var intScore = parseInt(score, 10);

    // Calculate rank based on user score
    var rank, rankColor;
    switch (true) {
        case (intScore >= 10):
            rank = 'Laser Master';
            rankColor = 'green';
            break;
        case (intScore >= 3):
            rank = 'Veteran';
            rankColor = 'orange';
            break;
        case (intScore >= 1):
            rank = 'Survivor';
            rankColor = 'red';
            break;
        default:
            rank = 'Newbie';
            rankColor = 'gray';
            break;
    }

    // Update 'Score' sub tab
    subTabWindow.update(dataCenter.name, score, rank, rankColor);
};

api.register({
    ...
    MessageReceived: function(data, sourceWindow) {
        switch (data) {
            // Game content just got loaded
            case 'GameInit':
                gameContentWindow = sourceWindow;
                break;
            // User just won the game
            case 'GameWin':
                victory = true;
                incScore();
                updateSubTab();
                break;
            // 'Score' sub tab asks for current user score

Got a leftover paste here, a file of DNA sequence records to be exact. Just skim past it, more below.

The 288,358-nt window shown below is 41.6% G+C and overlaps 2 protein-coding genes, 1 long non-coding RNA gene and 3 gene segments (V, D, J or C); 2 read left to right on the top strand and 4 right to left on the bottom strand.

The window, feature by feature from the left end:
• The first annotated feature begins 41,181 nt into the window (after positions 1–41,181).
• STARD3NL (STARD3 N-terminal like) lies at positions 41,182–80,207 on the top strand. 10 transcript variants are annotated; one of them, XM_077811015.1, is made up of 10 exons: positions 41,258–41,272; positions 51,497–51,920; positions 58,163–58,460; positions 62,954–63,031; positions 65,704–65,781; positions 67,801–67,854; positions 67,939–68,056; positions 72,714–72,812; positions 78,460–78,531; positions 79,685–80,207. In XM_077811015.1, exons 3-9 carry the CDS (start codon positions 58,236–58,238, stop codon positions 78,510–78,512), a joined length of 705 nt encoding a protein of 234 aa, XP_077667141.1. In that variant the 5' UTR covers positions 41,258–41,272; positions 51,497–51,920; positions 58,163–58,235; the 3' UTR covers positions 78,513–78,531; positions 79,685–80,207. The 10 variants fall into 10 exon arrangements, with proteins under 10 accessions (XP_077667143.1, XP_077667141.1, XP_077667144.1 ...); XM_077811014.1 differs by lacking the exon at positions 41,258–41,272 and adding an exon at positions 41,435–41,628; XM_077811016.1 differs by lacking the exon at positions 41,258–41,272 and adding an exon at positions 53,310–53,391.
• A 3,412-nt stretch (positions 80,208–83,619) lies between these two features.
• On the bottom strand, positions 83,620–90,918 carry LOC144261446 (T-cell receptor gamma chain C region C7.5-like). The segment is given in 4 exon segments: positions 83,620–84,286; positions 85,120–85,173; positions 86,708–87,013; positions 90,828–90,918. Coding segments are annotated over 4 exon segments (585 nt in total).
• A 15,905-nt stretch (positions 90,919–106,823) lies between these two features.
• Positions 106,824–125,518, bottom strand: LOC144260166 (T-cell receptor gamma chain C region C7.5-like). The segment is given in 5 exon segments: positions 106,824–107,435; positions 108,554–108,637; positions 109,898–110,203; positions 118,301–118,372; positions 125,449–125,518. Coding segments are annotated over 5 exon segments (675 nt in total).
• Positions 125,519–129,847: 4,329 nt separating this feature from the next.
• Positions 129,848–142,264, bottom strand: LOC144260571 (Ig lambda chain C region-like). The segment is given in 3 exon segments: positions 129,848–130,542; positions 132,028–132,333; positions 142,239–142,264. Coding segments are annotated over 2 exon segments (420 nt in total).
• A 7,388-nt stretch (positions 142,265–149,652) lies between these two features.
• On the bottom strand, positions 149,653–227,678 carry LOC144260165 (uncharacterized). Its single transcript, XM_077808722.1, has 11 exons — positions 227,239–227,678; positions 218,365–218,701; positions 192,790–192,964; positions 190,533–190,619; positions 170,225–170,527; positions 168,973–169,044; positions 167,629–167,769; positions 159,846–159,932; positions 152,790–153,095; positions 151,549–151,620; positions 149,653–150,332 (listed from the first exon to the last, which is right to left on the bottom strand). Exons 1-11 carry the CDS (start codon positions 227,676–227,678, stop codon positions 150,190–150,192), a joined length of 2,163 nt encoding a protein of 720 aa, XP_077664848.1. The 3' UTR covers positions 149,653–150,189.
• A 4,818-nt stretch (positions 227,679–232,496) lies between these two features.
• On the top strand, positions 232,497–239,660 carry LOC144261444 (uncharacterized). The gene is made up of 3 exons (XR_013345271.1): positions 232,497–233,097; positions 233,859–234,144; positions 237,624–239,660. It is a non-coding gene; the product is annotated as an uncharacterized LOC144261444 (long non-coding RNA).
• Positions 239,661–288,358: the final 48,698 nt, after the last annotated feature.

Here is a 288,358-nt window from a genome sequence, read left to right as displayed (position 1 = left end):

case 'GetDataCenterScore':
                subTabWindow = sourceWindow;
                updateSubTab();
                break;
        }
    }
    ...
});

Just like with game content, we use the same technique to establish two-way communication between custom sub tab and plugin.

To keep things simple, getScore and incScore functions utilize HTML5 Local Storage to fetch and persist score locally in browser.

Finally, we need to add dc-score.html representing custom sub tab content:

  /usr/share/ovirt-engine/ui-plugins/space-shooter-resources/dc-score.html

<!doctype html>
<html>
<head>
    <meta charset="utf-8">
</head>
<body>

<p>
Score for Data Center <span id='dataCenterName'>?</span>:
<span id='score'>?</span> (<span id='rank'>?</span>)
</p>

<script type='text/javascript'>

    // Ask the plugin for current user score
    parent.postMessage('GetDataCenterScore', '*');

    // The plugin should call this function in response to GetDataCenterScore message
    var update = function(dataCenterName, score, rank, rankColor) {
        document.getElementById('dataCenterName').innerHTML = '<em>' + dataCenterName + '</em>';
        document.getElementById('score').innerHTML = '<b>' + score + '</b>';
        document.getElementById('rank').innerHTML = '<b>' + rank + '</b>';
        document.getElementById('rank').style.color = rankColor;
    };

</script>

</body>
</html>

And we’re done! Take a break from coding and play the game to see new score and ranking feature in action.

Mission Accomplished

Congratulations! You’ve made it past all the levels, you should have a pretty good understanding of UI plugins now.

See UI plugins feature page for details on plugin infrastructure, plugin API reference and other useful information to aid you in writing your own plugins.